But in term of it being on your dont’s, same page…

    I actually agree with most of yours:

    Hide the WP version in my HTML
    Remove readme.html
    Hide login error messages
    IP blocking*
    Use a different prefix for your DB
    Move wp-config.php*

    With exception to IP whitelisting, but maybe that’s not what you meant. I do caution against your thoughts on why you don’t hide login error messages:


    That apparently spooks people, thinking that if you know that you’ve gotten a right username, you’ll hammer that.

    The login error for the username is only one thing. The reason they say to do that is because most of the brute force tools look for the default errors to identify failure from success. Successes get flagged and the attacker can proceed, such a tool is Hyrdra for remote brute forcing. You designate the success so the system knows when to stop.

    That being said…

    the act of removing it is a bit useless to me as well. I prefer to whitelist and add layers of defense on top of it. In short I focus on successive POST attempts against my wp-admin, that’s if they can even get to it with their IPs….

    This I do agree with:

    IP blocking is totally useless to me.

    They rotate IP’s too fast, switch your mindset to a whitelist approach. Deny all, allow few, versus the opposite..

    I agree with all your do’s:

    • .htaccess protect wp-config.php
    • Lock file permissions
    • Prevent plugins from writing to wp-config.php and .htaccess
    • Prevent folder content browsing (for images mostly, but also plugins)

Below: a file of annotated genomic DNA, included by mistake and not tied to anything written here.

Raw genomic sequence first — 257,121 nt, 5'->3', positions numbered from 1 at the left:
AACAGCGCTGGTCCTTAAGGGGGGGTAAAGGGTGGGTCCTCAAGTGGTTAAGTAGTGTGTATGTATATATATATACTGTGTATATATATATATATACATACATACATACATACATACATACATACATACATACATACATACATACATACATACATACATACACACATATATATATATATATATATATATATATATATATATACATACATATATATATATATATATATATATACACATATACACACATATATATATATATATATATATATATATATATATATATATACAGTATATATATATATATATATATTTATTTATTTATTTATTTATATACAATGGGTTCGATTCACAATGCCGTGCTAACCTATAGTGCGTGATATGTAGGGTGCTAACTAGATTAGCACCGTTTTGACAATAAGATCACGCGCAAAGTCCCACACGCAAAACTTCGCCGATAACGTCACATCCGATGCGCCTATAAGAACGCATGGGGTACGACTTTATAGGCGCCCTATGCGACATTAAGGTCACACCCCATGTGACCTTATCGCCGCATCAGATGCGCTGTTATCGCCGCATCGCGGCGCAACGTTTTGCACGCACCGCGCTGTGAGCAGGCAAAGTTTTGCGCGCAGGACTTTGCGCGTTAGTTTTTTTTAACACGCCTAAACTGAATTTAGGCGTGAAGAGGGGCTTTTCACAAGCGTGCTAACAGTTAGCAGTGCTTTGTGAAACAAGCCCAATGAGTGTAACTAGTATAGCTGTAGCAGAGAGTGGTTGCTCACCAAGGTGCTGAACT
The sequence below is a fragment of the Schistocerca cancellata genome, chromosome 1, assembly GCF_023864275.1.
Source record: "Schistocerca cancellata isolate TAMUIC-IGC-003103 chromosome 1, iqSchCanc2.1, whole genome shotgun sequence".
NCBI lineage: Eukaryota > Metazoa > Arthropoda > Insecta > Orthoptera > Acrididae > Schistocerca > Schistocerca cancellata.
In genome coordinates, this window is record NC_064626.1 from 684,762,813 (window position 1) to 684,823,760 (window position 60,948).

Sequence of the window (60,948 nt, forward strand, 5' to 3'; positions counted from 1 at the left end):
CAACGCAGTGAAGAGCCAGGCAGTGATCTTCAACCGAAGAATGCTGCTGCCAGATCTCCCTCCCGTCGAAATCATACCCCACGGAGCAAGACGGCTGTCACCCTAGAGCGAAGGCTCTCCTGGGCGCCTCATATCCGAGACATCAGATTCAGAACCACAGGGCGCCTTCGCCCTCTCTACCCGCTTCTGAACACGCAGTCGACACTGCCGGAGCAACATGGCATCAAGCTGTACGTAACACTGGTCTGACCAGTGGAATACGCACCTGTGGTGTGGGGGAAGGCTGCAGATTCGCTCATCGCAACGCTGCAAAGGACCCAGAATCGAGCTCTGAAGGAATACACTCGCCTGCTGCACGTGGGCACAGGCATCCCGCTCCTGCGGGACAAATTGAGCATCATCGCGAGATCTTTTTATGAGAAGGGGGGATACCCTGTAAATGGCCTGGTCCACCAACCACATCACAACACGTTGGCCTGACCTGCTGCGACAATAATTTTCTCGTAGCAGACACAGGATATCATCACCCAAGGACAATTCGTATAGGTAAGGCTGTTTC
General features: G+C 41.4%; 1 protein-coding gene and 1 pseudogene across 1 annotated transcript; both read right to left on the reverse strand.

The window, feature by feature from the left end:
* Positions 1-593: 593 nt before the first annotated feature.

• Use strong passwords for WP/FTP/SQL accounts
    • Use one-time passwords for WP/SQL/FTP/SSH accounts

    The only one I’d encourage you to consider is Two- Factor / Multi-Factor authentication on your admin. It’s about layered defenses. You never put all your eggs on one basket, and we already know that access and vulnerabilities are the leading issues, so what’s the real harm in putting a little extra layer on the access..

    By far my favorite comment is – Part of security is knowing where to spend your time.



    1. I think I expressed myself poorly when I said that that I don’t worry about people aiming for specific versions of WP, looking back at it. But it’s exactly that reason you mentioned why I don’t spend too much time worrying about it. If they’re throwing everything they’ve got at me, from 3.3 vulnerabilities to 3.6-beta, then what version I have is less of an issue than that I have the software. Mind you, we all are only using the latest, most secure versions of software, right? 😛

      Good point about the login errors. I too focus on successive attempts 🙂 but I hadn’t thought about scripting like that. Funny, cause I used to write it!